The FDA recently cleared the first medical device accessory for the Apple Watch — AliveCor’s KardiaBand. According to AliveCor, the Kardiaband is a mobile, real-time electrocardiogram (EKG) reader that can record an EKG within 30 seconds and display the results on the Apple Watch or iPhone. In conjunction with the KardiaBand, AliveCor is introducing “SmartRhythm, a new feature within the Kardia app for the Apple Watch.”
Portable EKG readers for smart phones are not new; several are on the market already. However, none of them can tell the patient when to take an EKG. The KardiaBand solves that problem. The combination of the KardiaBand and SmartRhythm will use the Apple Watch’s sensors “to continuously evaluate the correlation between heart activity and physical activity,” and alert the user to take an EKG using the KardiaBand when the “heart rate and activity are out of sync.” According to Dr. Eric Topol, director of the Scripps Translational Science Institute,
[The KardiaBand] is continuously monitoring your heart rate to let you know if something is potentially off track. That’s the big difference.
AliveCor eplains that the Kardia app will display the results of the EKG on the Apple Watch and alert the patient if atrial fibrillation (Afib) is detected. If necessary, the results of the EKG can be emailed directly to a physician. Dr. Topol believes that this technology will “markedly increase the number of EKGs taken,” which will potentially save lives, because Afib often goes undetected.
The news of KardiaBand’s approval comes within days of Apple’s announcement of the Apple Heart Study in conjunction with Stanford Medicine, which will investigate the detection of Afib using the sensors already embedded in the Apple Watch. However, in a recent interview, AliveCor’s CEO, Vic Gundotra, distinguished the KardiaBand from the heart rate and activity sensors already found on the Apple Watch:
Apple might be able to say ‘oh your heart rate is high’ …but what does that mean? Does that mean you should go to the hospital? And if you go to the hospital what are they going to do?. Any doctor will say ‘ok come in, let’s get an EKG reading.’ . . . It’s not possible to diagnose atrial fibrillation without FDA clearance. That is a big, big play.
AliveCor touts the FDA’s approval of KardiaBand as a reason patient’s can be confident in the results of AliveCor’s mobile real-time EKG technology. In another interview, Mr. Gundotra stated
The average consumer doesn’t know what a normal sinus rhythm looks like or what atrial fibrillation looks like. Yet the FDA has cleared our individual algorithms. The consumer can have confidence that this is FDA-cleared. And frankly, we have the clinical studies to prove it.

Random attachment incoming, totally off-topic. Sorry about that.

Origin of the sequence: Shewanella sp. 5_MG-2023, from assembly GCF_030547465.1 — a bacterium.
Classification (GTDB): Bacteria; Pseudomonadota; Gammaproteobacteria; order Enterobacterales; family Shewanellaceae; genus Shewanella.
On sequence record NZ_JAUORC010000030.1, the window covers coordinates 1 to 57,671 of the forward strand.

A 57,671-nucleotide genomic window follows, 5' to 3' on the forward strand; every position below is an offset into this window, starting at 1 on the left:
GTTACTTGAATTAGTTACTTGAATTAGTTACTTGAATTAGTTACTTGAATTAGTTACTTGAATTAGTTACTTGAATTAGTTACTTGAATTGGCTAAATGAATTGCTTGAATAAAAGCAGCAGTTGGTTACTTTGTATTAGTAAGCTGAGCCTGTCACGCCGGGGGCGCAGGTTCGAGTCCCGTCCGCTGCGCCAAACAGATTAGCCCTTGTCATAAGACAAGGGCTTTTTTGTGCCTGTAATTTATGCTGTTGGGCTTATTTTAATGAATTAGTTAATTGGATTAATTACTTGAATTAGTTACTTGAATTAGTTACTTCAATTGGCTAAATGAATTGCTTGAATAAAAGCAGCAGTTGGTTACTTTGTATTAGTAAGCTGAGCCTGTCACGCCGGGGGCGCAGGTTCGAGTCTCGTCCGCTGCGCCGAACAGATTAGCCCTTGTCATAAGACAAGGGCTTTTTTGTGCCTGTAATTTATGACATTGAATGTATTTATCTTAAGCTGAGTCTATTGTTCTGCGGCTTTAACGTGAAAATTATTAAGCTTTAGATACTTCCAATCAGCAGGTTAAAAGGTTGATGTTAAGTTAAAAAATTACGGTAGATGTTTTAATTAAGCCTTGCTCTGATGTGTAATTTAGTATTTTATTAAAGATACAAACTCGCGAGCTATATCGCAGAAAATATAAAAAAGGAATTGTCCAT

The results of a recent study showed a 4-fold increase in Afib detection when using AliveCor’s mobile 30-second EKG technology. That same study showed that when using mobile EKG technology, such as the KardiaBand or AliveCor’s other device, fewer cases of Afib went undiagnosed.
The KardiaBand is available on AliveCor’s website for $199.
The U.S. Food and Drug Administration released finalized guidance regarding 3D printing in medical devices. The guidance document, which issued on December 5, 2017, is based on the FDA’s review of more than 100 devices currently on the market that are manufactured using 3D printers. Importantly, many of these devices can be tailored to fit a specific patient’s anatomy. For example, the FDA has reviewed 3D-printed knee replacements and implants for facial reconstruction.
The new guidance gives the FDA’s recommendations regarding the content of FDA submissions, device testing, and manufacturing considerations for 3D printed devices.
[This guidance] will help manufacturers bring their innovations to market more efficiently by providing a transparent process for future submissions and making sure our regulatory approach is properly tailored to the unique opportunities and challenges posed by this promising new technology.
The new guidance comes on the heels of recent FDA approvals for several 3D-printed devices, including Medicrea’s 3D-printed titanium interbody device for spinal surgery. The FDA also recently approved a 3D-printed drug tablet, the epilepsy drug Spritam, marketed by Aprecia Pharmaceuticals.
Commissioner Gottlieb further opined that “3D printing is certain to alter the daily practice of medicine where patients will be treated with medical products manufactured specifically for them.” He noted that 3D printing could one day be used to treat burn patients by printing their own skin cells onto their wounds or used to grow replacement organs.
Commissioner Gottlieb noted, however, that the FDA’s new guidance is intended only “to provide the FDA’s initial thoughts on an emerging technology” and that the FDA’s recommendations likely will change as 3D-printing technology develops.